After waiting what seemed like an inordinately long period of time for our new back fence to be installed...the one that will give us more privacy from the house next door...I finally decided to weed the long fence line. I was intending to wait to do this job...the builder next door has promised to raise our fence two feet in height, and then placing the fence directly on our property line, giving us two feet of extra space from where the fence is situated now.
But con- struction has its own time line, whereas weeds don't wait for anyone. They were taking over the shrubs and plants, pulling at them and obliterating some of them. The extra two feet would have made this job far easier; however, I could no longer wait for empty promises...the weed situation was becoming drastic.
Buttercups and Bindweed, Fire Weed and Horsetail, Blackberry Vines and wild Geraniums...all of them were having a heyday along the fence line. They were tangled amongst the climbing Roses, the Lilacs, the Sweet Gum tree and the Lavender...insidious baby seedlings, looking innocuous and gentle...and very, very lush. And some were robust adults, beautiful and in their prime.
I don't like weeding. Not because of the work involved, but because these weeds look so healthy and fine. In many instances, they look better than the cultivated plants and shrubs, with nary any insect or disease damage.
And most of them have healing properties, of one kind or another. I drink Horsetail tea, and young Blackberry leaves dry well, to be used with other herbs in a tea, for Winter's Flu Season.
Horsetail, aka Mare's Tail, Bottle Brush, Fairy Spindle...is really an amazing plant! This plant absorbs silica from the soil. The Romans used it to clean their cooking utensils...not just to cleanse them, but also to make them non-stick, thanks to the silica. As well, it's used to scour pewter, brass and copper, after its stems are dried. I drink a commercial brand, for its astringent qualities for the urinary system and mild diuretic qualities; it's also used in prostate woes.
This plant is left over from prehistoric times, surviving almost unchanged. Horsetail is a permanent resident in my garden; only vigilance, on my part, keeps it somewhat controlled. Its root systems have been found to extend 40 feet; the plant requires no watering, no pests mar its leaves, and it cares not that the weather is foul and not conducive to growing much.
It's been associated with various Goblins, Toads and Snakes, over the years. The Goblins and Toads are residing here; I have yet to see a Snake on my plot of land...a creature very sorely missed. More information about the plant is found here.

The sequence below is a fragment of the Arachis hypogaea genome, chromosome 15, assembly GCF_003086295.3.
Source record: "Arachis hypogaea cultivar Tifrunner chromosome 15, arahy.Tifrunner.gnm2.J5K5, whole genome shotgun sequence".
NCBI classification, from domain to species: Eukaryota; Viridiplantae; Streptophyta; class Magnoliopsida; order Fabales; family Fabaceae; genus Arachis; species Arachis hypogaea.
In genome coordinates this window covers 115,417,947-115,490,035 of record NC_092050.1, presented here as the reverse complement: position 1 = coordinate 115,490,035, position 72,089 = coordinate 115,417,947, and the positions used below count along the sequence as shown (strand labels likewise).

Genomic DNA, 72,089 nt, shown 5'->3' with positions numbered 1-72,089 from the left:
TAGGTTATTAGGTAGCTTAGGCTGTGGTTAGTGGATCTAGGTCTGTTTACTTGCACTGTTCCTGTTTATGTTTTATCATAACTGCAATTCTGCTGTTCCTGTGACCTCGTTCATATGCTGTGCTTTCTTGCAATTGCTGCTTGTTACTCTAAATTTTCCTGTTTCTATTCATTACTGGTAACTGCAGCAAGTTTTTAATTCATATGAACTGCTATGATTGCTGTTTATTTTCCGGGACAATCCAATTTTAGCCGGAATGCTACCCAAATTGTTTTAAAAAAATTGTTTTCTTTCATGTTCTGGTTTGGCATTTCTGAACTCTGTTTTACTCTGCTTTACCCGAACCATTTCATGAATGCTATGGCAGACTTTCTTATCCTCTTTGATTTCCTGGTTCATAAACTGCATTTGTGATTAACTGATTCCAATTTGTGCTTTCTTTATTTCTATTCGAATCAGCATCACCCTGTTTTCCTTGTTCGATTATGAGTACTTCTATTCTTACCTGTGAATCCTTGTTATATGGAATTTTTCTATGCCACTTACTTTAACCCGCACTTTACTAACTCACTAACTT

As working amongst the plants will do for me, I quickly lost track of the greater world around me, becoming absorbed in freeing Lady Lavender, Peony, Rhododendron Bushes and Rose Bushes from the intruders that threatened to choke their roots and their branches. Bindweed, aka Morning Glory, will sometimes hold up a Clematis vine; when I break the tie to its roots, more than once the whole plant has fallen over.
Morning Glory is tough; this long vine has been used, in a pinch, for string...although I would not recommend it...a tiny piece of that innocent looking, long string like root will grow and grow and grow, covering large areas, even finding niches in the siding of houses to travel through walls...
The white perfection of the Morning Glory blossom is seductive...it makes me want to see more, and sometimes I will allow it to grow, to my everlasting regret. It will choke the life out of any plant, in very short order. But those blossoms...in a certain light, their breathtaking whiteness, like a spiritual trumpet calling angelic troops to order...Morning Glory can hold its own against any well-bred beauty.
Each time my hoe rips a piece of vine from under the soil, I know that there are many more feet of the root, hiding, waiting for me to be gone, when once again, it will circle and twine, wrapping and smothering its host, if I do not use vigilance and awareness.
But, as I clear the weeds, I remember those blossoms with longing, remembering the days when I lived on acreage, when a stack of wood or forgotten stump, covered with this green, green vine and white blossoms, took such a grip on my heart. Even against all dire warnings.
Buttercup...is there anything as cheerful as the yellow, shining face of the Buttercup blossom? But this spreading plant has a very strong root system, and travels by runners, much like a Strawberry plant. Each time the runner touches the soil...a new plant grows. And on it goes, until the soil is covered with those cheerful, yellow blossoms. But Buttercup is also insidious...her roots become tangled among the roots of the cultivated plants, finally choking the life out of it.
As my hoe dug deep, as I bent down to wiggle a root out of the earth, as I cleared...once more the cultivated plants shone...and I had a pile of green matter for the compost. Great stuff...but inside I still felt uneasy, I still felt a loss, as I glanced at that green pile, wilting now in the hot Sun.
All things are one. I have just eradicated a part of me.
But I am strange... as I weeded... I consciously left some rootlets behind...I made sure a new generation of "weeds" would visit again. Just in case. Just in case one day I may require the largely undiscovered benefits these plants have.
Respect for the plants, in my belief system, means I do not destroy every "weed" that grows near me. Understanding of the plant system, its growing habits, and its benefits tells me what I can live with so I can leave a few new beginnings...
Sense tells me I cannot let every plant in my small garden run rampant. I must show control, if I intend to have a garden.
And so, respect and sense find a balance...an uneasy, difficult one, to be sure.
But a balance, nonetheless.